Compared to Mass Effect, Bioware has reduced the density of secondary tasks, but integrated them better into the storyline. For example, if you find oil bottles in an abandoned house before the story-relevant battle for Redcliffe and get the blacksmith Bevin to exchange the schnapps reel for his hammer, you will fight the undead with fire barricades and strengthened AI troops. In addition, almost all quests offer several solutions. Bevin, for example, can either be persuaded (assuming he has the right talent) or wants to get his missing daughter Kaitlyn to safety first. Or maybe it works to put the sword on the dwarf's throat. Critics at a high level: Some quests drag on due to areas that are sometimes unnecessarily large. Two stories down in the Magician's Tower or a few caves in the Frost Summit Mountains would actually have been more here.
The AI heroes
Item 2 on the list of motivational elements: the characters. As is typical of a bioware role-playing game, Dragon Age: Origins gathers several AI-controlled comrades, one of which is more distinctive than the other.
For example, while the warrior Alistair looks suspiciously at every stranger, the cynical magician Morrigan always likes to let the guns speak in case of doubt. If there are moral conflicts, you should consider what your colleagues have to contribute to the topic. If you vote against a view too often, the moral value and thus the combat strength of the corresponding hero will decrease. In the worst case, he even leaves the group. To counteract this, you can provide good weather with gifts. Here, too, tact is required; Pushing a diamond necklace into Alistair's hand is less impressive than the healer Wynne. The corresponding comments are not only funny, but also strengthen the bond with the heroes. The latter, in particular, will give you rough remorse more than once in the game.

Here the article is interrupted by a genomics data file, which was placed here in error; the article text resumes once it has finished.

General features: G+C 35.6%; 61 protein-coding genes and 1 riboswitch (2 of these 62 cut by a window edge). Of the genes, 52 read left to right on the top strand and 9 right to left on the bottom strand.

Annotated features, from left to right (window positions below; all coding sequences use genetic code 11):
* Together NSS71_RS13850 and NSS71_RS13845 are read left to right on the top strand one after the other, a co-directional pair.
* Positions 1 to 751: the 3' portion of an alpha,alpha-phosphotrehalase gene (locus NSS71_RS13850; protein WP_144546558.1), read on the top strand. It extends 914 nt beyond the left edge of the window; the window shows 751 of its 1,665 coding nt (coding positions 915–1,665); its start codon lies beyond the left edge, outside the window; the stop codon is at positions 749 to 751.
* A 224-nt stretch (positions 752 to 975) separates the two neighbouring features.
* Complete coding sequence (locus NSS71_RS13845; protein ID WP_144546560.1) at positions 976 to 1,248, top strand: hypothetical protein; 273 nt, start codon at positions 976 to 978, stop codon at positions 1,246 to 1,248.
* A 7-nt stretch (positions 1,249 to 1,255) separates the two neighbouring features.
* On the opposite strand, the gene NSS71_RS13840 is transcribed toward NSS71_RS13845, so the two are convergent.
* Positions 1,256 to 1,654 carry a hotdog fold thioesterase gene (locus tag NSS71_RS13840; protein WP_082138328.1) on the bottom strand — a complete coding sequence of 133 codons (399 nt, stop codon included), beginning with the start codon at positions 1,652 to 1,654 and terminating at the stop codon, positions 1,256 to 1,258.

In addition to their own comrades-in-arms, many quest givers also score points with quirks and quirky details, such as the dwarf dealer Garin, who has sniffed too often at the poisonous lyrium ore and therefore started to stutter. In addition, the characters (NPCs) react differently to inquiries depending on the origin of your hero. While you, as a member of the Elves, will find rejection and distrust in the populated capital Denerim, human heroes bite granite at the pointed ears in the Brecilian Forest. This ensures a decent atmosphere plus and increases the replayability through partly different quests. The villain also managed Bioware well. Why Loghain Mac Tir, the former leader of the human armed forces, betrays his king and tries to start a civil war despite the threat of the Dark Brood, makes him (especially if you know the novel about Dragon Age) an opaque and interesting rival.
»Video: The game world of Dragon Age: Origins
Point 3 of tension: the struggles. Those who meet opponents in Dragon Age: Origins will find themselves in tactically demanding battles of the Baldur's Gate brand, in which it is always important to pause cleverly, give orders in peace, cast spells and activate passive bonuses.
Advanced role players rub their hands: where do I place my warriors? Which enemy do I attack first? Should Morrigan freeze the undead magician in the background with her "frosty hug" or would you rather take care of the struggling mob with the area-effective "flame blow"? A sensible team is just as important as good timing. If the warriors run out of steam at the wrong moment due to overly researched endurance skills, even the most powerful broadsword will no longer help. Cool: If you do not want to decide what each knight should do next in every second of the fight, you can use the clear talent menu. Here you can determine how your colleagues should behave in special situations. Then, for example, Wynne automatically works healing spells if a colleague's life energy slips into dangerous areas.